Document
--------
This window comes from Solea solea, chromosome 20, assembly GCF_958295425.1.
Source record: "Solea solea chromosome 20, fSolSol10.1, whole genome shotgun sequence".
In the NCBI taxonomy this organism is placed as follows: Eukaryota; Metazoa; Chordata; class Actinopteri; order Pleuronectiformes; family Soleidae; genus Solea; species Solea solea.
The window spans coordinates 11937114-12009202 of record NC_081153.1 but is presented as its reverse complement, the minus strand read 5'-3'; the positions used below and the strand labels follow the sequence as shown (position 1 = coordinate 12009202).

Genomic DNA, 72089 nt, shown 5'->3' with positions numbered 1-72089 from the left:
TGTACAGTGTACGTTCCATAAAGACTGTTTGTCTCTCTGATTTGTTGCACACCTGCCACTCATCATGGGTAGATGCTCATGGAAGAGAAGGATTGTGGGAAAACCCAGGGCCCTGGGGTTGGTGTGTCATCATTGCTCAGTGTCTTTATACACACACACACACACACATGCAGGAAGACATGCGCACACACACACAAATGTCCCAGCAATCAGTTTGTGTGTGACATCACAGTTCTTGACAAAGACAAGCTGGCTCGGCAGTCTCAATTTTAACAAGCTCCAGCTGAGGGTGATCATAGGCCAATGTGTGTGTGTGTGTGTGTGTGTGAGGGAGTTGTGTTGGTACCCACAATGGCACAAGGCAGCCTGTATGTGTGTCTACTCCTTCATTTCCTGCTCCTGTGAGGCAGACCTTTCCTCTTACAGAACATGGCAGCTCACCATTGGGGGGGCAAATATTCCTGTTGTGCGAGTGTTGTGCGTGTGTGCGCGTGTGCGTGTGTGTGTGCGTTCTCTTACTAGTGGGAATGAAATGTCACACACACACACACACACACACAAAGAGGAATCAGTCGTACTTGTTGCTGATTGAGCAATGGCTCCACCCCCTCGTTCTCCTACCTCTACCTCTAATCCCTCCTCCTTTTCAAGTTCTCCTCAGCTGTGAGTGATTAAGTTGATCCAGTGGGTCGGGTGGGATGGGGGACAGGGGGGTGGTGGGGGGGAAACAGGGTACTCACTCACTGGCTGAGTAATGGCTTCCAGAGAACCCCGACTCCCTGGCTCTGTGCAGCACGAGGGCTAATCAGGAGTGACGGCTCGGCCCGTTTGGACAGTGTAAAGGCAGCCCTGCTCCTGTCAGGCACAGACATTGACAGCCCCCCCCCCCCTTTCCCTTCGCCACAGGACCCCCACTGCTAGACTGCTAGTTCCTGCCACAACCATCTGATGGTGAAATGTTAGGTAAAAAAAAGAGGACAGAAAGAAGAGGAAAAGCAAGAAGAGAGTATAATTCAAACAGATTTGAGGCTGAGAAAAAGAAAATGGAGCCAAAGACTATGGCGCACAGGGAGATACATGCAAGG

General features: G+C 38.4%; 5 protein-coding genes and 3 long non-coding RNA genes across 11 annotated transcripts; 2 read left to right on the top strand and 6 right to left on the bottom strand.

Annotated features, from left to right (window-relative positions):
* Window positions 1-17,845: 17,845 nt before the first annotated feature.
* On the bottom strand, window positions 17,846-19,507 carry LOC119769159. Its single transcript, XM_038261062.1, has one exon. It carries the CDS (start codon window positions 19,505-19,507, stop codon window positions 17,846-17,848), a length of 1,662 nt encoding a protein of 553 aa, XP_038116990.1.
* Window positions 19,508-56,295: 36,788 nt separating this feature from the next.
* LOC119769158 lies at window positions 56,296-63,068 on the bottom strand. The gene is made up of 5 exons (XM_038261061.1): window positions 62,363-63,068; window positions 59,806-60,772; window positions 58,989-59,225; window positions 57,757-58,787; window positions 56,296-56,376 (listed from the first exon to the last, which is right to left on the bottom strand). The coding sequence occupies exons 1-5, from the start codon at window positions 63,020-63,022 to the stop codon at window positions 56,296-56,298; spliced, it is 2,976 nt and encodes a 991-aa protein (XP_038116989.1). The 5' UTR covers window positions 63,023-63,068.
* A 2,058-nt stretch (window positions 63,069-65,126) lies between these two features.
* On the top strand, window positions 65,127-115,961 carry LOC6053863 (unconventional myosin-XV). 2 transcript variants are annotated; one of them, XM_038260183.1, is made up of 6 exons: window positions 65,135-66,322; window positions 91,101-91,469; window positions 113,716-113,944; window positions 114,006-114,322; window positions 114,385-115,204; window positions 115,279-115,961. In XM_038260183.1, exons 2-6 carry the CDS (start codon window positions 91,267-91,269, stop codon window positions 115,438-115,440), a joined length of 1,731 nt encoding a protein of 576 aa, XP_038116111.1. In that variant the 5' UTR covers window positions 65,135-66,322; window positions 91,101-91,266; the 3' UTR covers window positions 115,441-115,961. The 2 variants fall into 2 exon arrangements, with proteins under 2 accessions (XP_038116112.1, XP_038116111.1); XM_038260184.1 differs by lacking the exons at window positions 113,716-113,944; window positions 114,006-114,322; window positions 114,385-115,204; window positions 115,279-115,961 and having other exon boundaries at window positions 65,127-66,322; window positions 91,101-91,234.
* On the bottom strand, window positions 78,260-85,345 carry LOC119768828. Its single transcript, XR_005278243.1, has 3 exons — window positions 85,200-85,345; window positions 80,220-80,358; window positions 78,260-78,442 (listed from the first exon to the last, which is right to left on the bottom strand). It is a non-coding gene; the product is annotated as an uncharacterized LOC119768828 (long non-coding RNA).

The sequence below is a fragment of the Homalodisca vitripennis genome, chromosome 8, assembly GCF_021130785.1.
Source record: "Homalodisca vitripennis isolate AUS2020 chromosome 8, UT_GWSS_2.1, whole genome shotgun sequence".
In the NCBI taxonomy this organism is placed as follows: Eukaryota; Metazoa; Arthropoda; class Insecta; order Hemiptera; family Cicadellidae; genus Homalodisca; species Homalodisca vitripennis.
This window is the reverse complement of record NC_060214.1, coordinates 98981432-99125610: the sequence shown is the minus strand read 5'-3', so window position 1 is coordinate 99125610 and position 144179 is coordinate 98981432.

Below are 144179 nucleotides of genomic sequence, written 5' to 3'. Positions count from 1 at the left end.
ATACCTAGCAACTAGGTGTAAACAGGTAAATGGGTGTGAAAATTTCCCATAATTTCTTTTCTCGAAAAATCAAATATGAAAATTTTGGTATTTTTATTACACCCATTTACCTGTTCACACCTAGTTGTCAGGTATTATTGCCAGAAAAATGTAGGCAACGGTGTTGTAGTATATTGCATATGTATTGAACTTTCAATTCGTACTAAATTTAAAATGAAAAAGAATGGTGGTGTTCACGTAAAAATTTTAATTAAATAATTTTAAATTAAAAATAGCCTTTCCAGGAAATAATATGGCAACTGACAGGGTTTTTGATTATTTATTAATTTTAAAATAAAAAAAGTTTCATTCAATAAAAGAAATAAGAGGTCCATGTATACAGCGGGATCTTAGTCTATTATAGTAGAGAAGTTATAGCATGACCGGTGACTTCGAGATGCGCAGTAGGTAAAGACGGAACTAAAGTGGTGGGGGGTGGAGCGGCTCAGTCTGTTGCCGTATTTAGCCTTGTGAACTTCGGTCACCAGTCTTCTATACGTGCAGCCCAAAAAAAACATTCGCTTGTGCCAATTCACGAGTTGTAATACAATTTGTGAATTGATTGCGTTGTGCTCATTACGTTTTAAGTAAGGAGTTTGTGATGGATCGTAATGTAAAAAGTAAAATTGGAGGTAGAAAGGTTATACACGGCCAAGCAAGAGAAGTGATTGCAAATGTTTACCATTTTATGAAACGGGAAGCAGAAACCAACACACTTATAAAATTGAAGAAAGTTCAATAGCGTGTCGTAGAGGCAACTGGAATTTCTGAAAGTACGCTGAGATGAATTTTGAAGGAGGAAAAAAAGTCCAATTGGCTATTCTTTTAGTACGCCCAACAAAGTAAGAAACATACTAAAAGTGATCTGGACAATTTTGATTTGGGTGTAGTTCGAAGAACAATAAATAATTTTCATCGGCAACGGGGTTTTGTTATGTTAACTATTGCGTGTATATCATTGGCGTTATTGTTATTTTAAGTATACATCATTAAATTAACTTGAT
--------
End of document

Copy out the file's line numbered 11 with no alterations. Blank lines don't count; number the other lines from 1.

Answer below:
* Window positions 19,508-56,295: 36,788 nt separating this feature from the next.